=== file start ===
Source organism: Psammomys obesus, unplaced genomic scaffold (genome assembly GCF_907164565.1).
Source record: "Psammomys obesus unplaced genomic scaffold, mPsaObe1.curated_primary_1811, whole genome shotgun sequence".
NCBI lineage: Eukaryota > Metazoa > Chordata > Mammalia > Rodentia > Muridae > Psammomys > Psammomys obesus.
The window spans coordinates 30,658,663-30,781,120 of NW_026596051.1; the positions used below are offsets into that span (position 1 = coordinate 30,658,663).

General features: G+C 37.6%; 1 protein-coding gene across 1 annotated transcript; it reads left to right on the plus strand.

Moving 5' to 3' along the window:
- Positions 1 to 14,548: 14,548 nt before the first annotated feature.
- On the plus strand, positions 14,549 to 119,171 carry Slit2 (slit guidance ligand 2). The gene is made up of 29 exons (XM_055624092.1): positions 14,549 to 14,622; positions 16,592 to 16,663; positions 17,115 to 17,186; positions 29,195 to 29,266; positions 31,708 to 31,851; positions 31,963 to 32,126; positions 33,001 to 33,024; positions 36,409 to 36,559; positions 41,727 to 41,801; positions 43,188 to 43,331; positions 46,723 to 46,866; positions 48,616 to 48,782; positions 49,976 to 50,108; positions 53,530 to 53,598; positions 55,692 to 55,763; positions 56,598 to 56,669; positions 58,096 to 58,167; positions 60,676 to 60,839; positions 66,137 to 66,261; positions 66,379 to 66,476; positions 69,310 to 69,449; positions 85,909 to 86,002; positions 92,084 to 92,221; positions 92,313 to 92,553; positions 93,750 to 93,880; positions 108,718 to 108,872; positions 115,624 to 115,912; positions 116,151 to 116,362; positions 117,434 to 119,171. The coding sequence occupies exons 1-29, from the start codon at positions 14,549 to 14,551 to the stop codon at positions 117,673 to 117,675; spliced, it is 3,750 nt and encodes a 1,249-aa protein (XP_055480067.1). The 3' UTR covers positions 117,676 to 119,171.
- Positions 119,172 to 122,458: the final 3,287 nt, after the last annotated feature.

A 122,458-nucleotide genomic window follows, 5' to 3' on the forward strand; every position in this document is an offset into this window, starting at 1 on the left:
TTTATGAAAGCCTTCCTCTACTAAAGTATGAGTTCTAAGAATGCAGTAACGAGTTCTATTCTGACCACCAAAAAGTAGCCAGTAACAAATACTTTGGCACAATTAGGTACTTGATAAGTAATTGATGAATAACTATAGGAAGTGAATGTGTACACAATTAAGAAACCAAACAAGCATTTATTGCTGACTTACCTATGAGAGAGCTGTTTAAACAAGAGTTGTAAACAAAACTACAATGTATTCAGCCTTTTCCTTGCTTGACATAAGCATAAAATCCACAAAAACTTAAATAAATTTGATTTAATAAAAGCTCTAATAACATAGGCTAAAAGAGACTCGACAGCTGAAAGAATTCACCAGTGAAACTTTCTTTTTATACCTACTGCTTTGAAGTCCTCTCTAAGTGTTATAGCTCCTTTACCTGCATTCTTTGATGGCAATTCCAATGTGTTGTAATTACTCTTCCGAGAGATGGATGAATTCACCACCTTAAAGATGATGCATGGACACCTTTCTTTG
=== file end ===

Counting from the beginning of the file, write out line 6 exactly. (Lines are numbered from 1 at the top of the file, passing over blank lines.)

Moving 5' to 3' along the window: